An irrevocable trust that pays income to a designated person
or persons until the grantor's death, when the income is passed
on to a designated charity. A charitable lead trust by contrast allows the charity to
receive income during the grantor's life, and the remaining
income to pass to designated family members upon the grantor's
These provisions limit shareholders' ability to amend the governing documents of the corporation. This might take the form of a supermajority vote requirement for charter or bylaw amendments, total elimination of the ability of shareholders to amend the bylaws, or the ability of directors beyond the provisions of state law to amend the bylaws without shareholder approval.
The movement of a check from the depository institution at which it was deposited back to the institution on which it was written; the movement of funds in the opposite direction and the corresponding credit and debit to the involved accounts. The Federal Reserve operates a nationwide check-clearing system.
Underwriters, actual or
potential, often seek out and "circle" investor interest in a new
issue before final pricing. The
customer circled has basically made a commitment to purchase the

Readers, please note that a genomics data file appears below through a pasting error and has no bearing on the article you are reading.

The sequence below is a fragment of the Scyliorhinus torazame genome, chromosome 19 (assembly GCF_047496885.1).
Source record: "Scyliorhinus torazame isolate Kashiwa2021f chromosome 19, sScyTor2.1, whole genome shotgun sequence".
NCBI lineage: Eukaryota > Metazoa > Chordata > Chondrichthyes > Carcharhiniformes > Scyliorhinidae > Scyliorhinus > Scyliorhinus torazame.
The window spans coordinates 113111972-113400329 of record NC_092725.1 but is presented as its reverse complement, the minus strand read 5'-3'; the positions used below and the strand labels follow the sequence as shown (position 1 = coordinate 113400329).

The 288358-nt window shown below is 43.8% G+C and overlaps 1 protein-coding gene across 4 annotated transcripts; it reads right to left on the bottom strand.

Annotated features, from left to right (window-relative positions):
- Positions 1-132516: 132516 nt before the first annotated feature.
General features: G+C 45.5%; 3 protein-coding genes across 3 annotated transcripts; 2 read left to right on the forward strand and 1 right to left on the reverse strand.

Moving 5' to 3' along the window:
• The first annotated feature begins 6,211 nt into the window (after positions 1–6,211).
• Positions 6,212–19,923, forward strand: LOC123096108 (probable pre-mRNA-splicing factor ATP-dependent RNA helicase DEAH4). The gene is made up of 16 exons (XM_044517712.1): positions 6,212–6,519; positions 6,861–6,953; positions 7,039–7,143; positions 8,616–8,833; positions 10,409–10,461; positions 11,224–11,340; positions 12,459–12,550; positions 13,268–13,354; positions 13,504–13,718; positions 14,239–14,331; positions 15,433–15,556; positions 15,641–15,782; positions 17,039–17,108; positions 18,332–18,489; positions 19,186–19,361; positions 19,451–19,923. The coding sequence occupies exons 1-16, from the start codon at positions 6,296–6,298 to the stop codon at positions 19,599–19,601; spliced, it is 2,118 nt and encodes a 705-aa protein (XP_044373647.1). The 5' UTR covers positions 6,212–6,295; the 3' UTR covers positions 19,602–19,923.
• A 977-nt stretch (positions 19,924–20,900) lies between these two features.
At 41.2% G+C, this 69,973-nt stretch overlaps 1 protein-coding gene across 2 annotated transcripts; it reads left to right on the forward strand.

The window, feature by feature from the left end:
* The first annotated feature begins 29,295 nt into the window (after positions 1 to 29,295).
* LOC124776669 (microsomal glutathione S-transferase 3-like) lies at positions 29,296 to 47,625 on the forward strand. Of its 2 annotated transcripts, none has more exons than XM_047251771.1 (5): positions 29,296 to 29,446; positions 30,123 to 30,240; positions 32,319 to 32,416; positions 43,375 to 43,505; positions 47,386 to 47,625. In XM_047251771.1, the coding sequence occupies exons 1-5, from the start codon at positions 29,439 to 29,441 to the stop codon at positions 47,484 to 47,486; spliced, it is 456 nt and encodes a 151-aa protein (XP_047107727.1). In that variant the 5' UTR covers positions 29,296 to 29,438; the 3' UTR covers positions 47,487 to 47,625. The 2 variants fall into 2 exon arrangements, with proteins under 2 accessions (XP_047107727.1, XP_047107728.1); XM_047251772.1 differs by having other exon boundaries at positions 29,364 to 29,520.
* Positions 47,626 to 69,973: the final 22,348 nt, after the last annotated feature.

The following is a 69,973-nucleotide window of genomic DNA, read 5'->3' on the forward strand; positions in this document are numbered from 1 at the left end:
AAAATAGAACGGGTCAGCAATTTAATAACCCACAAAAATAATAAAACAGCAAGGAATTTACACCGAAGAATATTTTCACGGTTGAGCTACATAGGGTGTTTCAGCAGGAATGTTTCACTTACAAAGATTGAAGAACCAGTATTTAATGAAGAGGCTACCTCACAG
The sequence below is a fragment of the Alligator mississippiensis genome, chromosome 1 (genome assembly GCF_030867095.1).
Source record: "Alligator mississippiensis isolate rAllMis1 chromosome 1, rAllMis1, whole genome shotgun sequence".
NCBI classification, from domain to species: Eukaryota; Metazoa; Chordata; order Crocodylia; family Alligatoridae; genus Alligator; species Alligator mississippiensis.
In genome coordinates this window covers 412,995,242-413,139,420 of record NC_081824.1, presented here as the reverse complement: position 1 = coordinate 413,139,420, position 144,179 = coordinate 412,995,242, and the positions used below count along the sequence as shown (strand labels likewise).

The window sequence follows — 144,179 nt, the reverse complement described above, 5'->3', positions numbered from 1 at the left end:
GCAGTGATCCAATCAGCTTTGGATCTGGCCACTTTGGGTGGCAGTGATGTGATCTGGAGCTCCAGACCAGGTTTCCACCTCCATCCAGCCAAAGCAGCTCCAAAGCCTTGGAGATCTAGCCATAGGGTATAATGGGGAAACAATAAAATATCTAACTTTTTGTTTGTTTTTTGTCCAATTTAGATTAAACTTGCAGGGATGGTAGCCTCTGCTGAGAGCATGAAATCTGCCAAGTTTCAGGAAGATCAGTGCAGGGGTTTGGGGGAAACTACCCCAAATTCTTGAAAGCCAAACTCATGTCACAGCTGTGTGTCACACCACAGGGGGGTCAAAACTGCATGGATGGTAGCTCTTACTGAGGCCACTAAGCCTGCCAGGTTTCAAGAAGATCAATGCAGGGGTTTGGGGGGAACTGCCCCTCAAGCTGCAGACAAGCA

issue if it is available at an agreed-upon price. If the actual
price is other than that stipulated, the customer supposedly has
first offer at the actual
Measures instituted by exchanges to stop trading temporarily when the market has fallen by a certain
percentage in a specified period. They are intended to prevent a
market free fall by permitting
buy and sell orders to
Also known as Staggered Board: is one in which the directors are placed into different classes and serve overlapping terms. Since only part of the board can be replaced each year, an outsider who gains control of a corporation may have to wait a few years before being able to gain control of the board. This slow replacement makes a classified board an effective delays of takeovers. Sometimes known as a delay provision.
The division of stock into
more than one class of common stock, usually called Class
A and Class B. The specific features of each class, which are set out in the charter
and bylaws, usually give certain advantages to the Class A shares, such as increased voting
A dividend clawback is an arrangement whereby the equity owners commit to use dividends they have
received in the past to finance the cash needs of the project or corporation in the future. Clawback has a more general definition. For example, premiums paid on an insurance policy may be refunded (or clawed back) if the policy is cancelled in a certain time frame. Such an arrangement is specified in the contract and referred to as a clawback provision.
In the context of general equities, block trade that matches buy or sell orders/interests, sparing the block trader any inventoryrisk (no net position and hence none available for
additional customers). Natural.
Antithesis of open.